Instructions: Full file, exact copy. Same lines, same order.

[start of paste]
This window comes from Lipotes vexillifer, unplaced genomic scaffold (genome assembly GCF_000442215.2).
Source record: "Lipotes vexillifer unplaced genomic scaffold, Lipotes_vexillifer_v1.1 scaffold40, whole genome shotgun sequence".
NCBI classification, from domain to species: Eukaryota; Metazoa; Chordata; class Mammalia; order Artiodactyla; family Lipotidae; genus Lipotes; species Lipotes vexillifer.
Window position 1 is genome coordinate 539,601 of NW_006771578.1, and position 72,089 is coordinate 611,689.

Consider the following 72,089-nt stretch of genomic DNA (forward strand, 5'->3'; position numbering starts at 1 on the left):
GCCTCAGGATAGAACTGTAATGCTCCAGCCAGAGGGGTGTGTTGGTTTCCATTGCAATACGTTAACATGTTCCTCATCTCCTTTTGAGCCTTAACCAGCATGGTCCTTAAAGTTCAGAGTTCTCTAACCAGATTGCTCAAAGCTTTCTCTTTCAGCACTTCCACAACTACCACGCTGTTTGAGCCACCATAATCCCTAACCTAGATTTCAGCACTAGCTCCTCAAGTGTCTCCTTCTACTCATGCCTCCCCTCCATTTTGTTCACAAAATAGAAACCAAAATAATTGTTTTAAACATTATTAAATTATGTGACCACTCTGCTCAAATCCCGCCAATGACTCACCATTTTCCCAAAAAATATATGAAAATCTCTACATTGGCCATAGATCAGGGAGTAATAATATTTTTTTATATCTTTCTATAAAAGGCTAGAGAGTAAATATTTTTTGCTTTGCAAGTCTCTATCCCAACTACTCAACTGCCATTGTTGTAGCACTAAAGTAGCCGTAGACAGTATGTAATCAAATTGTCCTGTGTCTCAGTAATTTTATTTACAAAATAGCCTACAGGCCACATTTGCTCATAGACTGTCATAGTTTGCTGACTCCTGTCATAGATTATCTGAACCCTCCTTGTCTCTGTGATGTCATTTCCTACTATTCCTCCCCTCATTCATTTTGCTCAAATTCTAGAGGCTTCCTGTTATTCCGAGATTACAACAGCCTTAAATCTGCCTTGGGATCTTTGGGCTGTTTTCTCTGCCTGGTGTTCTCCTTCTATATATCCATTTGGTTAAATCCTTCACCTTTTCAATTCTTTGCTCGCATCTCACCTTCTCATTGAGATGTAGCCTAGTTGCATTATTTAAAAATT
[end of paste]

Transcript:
This window comes from Lipotes vexillifer, unplaced genomic scaffold (genome assembly GCF_000442215.2).
Source record: "Lipotes vexillifer unplaced genomic scaffold, Lipotes_vexillifer_v1.1 scaffold40, whole genome shotgun sequence".
NCBI classification, from domain to species: Eukaryota; Metazoa; Chordata; class Mammalia; order Artiodactyla; family Lipotidae; genus Lipotes; species Lipotes vexillifer.
Window position 1 is genome coordinate 539,601 of NW_006771578.1, and position 72,089 is coordinate 611,689.

Consider the following 72,089-nt stretch of genomic DNA (forward strand, 5'->3'; position numbering starts at 1 on the left):
GCCTCAGGATAGAACTGTAATGCTCCAGCCAGAGGGGTGTGTTGGTTTCCATTGCAATACGTTAACATGTTCCTCATCTCCTTTTGAGCCTTAACCAGCATGGTCCTTAAAGTTCAGAGTTCTCTAACCAGATTGCTCAAAGCTTTCTCTTTCAGCACTTCCACAACTACCACGCTGTTTGAGCCACCATAATCCCTAACCTAGATTTCAGCACTAGCTCCTCAAGTGTCTCCTTCTACTCATGCCTCCCCTCCATTTTGTTCACAAAATAGAAACCAAAATAATTGTTTTAAACATTATTAAATTATGTGACCACTCTGCTCAAATCCCGCCAATGACTCACCATTTTCCCAAAAAATATATGAAAATCTCTACATTGGCCATAGATCAGGGAGTAATAATATTTTTTTATATCTTTCTATAAAAGGCTAGAGAGTAAATATTTTTTGCTTTGCAAGTCTCTATCCCAACTACTCAACTGCCATTGTTGTAGCACTAAAGTAGCCGTAGACAGTATGTAATCAAATTGTCCTGTGTCTCAGTAATTTTATTTACAAAATAGCCTACAGGCCACATTTGCTCATAGACTGTCATAGTTTGCTGACTCCTGTCATAGATTATCTGAACCCTCCTTGTCTCTGTGATGTCATTTCCTACTATTCCTCCCCTCATTCATTTTGCTCAAATTCTAGAGGCTTCCTGTTATTCCGAGATTACAACAGCCTTAAATCTGCCTTGGGATCTTTGGGCTGTTTTCTCTGCCTGGTGTTCTCCTTCTATATATCCATTTGGTTAAATCCTTCACCTTTTCAATTCTTTGCTCGCATCTCACCTTCTCATTGAGATGTAGCCTAGTTGCATTATTTAAAAATT